What is loving kindness? The love expressed here refers to a mind that focuses on all sentient beings and sees that they are devoid of happiness. This mind is free of any discriminating thoughts and it observes all beings equally and unconditionally and wishes them to receive every possible happiness. Our love is normally biased, conditional and limited to a few individuals, but this is the love of an untrained mind and it is not stable. However, every mind can be trained to produce a genuine and limitless love.

Why does the mind that views all beings equally and sees they are devoid of happiness wish them to have happiness? Why should that thought of affection arise? It does so by having trained oneself to view sentient beings as close, precious and kind. These meditations are contained in the Sevenfold Cause and Effect Instruction: recognizing all beings to be your mother, remembering their kindness and wishing to repay their kindness; and in the Exchanging Self for Others Instruction: thinking in depth about the kindness of others in the advantages of cherishing others. See Compassion Training.

When we develop immeasurable love, first there is the wish for all these beings to have happiness, then the prayer that this might happen and finally the resolve to take complete responsibility for this to happen. Just as a mother loves her only child and wishes to do everything she can to bring it happiness, so does this love view every living being without exception. This is the Mahayana form of love or “great love” since it takes responsibility for the happiness of every living being. From such a great love accompanied by great compassion comes the superior intention which gives rise to the precious mind of bodhicitta—the wish to achieve enlightenment in order to be of greatest benefit for all sentient beings.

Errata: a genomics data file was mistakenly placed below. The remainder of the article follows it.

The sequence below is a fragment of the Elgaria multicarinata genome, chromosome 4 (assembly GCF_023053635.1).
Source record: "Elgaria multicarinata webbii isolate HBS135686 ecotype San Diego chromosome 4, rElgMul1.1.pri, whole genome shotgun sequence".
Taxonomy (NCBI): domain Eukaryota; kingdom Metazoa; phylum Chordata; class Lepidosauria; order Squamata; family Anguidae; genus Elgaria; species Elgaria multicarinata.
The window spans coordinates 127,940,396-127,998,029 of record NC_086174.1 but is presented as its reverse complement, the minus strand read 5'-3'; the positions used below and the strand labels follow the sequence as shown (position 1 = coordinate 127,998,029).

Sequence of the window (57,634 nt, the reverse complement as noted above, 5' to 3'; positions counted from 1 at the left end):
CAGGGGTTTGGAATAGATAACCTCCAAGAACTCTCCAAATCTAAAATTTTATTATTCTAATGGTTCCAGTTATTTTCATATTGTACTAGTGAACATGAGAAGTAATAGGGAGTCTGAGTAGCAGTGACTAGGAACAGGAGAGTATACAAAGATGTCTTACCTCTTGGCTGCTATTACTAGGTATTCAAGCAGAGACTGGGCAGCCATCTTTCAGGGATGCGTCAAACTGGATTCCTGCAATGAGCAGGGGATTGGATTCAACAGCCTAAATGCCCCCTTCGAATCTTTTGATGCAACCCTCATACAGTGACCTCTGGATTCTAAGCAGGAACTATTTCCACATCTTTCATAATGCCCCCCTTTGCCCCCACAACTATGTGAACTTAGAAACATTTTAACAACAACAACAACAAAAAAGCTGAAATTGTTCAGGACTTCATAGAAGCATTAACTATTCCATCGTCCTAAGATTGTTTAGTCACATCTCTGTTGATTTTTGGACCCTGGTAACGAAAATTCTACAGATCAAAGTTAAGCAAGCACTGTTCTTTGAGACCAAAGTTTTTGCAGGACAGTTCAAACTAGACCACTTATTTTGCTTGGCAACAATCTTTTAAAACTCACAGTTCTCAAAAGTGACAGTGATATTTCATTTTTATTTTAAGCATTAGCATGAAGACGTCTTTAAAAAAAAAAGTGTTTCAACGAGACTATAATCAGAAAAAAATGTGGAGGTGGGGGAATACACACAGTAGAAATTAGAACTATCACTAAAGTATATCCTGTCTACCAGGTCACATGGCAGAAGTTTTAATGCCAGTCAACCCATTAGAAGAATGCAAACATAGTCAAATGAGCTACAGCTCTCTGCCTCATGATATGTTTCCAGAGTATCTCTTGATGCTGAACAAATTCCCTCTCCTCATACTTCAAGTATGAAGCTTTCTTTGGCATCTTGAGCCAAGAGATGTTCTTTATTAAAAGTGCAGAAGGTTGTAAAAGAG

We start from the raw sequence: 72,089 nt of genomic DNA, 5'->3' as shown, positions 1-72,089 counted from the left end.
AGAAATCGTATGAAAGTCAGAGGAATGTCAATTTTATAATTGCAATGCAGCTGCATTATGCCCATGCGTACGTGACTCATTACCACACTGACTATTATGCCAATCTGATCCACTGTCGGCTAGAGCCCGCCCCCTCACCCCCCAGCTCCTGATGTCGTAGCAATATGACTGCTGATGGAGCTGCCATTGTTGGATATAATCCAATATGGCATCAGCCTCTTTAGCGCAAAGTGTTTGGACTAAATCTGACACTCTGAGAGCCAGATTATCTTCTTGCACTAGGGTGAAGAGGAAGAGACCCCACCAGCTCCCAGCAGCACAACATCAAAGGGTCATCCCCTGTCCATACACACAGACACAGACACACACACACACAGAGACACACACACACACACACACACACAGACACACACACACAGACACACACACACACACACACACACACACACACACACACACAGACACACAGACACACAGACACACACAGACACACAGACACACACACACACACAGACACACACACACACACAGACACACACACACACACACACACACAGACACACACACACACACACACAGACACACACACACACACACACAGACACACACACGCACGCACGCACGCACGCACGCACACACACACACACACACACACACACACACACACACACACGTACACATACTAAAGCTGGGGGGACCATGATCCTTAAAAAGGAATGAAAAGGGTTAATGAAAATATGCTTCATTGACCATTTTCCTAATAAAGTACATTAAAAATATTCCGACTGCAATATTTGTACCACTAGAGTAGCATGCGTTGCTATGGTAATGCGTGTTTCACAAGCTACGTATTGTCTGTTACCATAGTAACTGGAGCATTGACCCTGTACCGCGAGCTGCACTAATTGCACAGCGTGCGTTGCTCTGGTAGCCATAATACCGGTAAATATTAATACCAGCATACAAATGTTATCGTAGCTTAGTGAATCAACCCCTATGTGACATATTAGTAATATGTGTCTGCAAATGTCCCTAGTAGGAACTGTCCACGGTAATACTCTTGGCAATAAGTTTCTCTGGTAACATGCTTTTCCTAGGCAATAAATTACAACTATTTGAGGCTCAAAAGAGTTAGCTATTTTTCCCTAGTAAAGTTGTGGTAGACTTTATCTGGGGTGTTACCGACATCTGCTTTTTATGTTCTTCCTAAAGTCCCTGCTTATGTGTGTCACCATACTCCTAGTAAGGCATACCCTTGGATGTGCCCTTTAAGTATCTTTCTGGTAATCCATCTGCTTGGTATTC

Of course happiness can mean different things to different people, but as Rinpoche often points out, when we generate immeasurable love we are not only wishing for others to achieve the usual objects that bring them happiness—since these are in reality only contaminated happiness—our deepest prayer is for them to achieve the ultimate forms of happiness, which means liberation and enlightenment. Since all happiness can only arise on the basis of a cause, we wish for them to have both happiness and all the causes of such happiness.

The benefits of generating this kind of pure love for even a moment are explained in the scriptures and they are astounding. Refer to Liberation in the Palm of Your Hand and Lama Tsongkhapa’s Great Treatise on the Stages of the Path, Vol. 2 along with Geshe Sopa’s commentary to this in Steps of the Path to Enlightenment, Vol. 3. [Return to text]

Rinpoche has commented in the past that when he does this practice he wishes all the Chinese officials and leaders as well as all the billions of people in China to have worldly happiness and enlightenment. Although he has said not to announce this publicly when leading the puja, clearly it is a teaching for us and a guide for our own practice. [Return to text]

What is compassion? Geshe Sopa Rinpoche writes: “the object of great compassion is any living creature suffering any type of misery…it does not only focus on those who have immediate pain; it encompasses all beings who are born in the three realms of samsara under the power of karma and the mental afflictions” (Steps on the Path to Enlightenment, Vol. 3). Therefore, in order to generate compassion we need to know all these types of suffering [see note 7] and we also need to know that they arise from causes which can be eliminated and that therefore it is possible to cease all these sufferings and there is a path that leads to that cessation. In other words, we need to understand the four noble truths. Once we know that all this unbearable suffering is unnecessary and removable, of course a mind that has already generated great love will naturally want to work towards this goal.

As with immeasurable loving kindness, immeasurable compassion grows in stages from the wish that beings be free from all their sufferings and causes, the prayer for that to happen, and finally the acceptance of full responsibility oneself to bring such a situation about.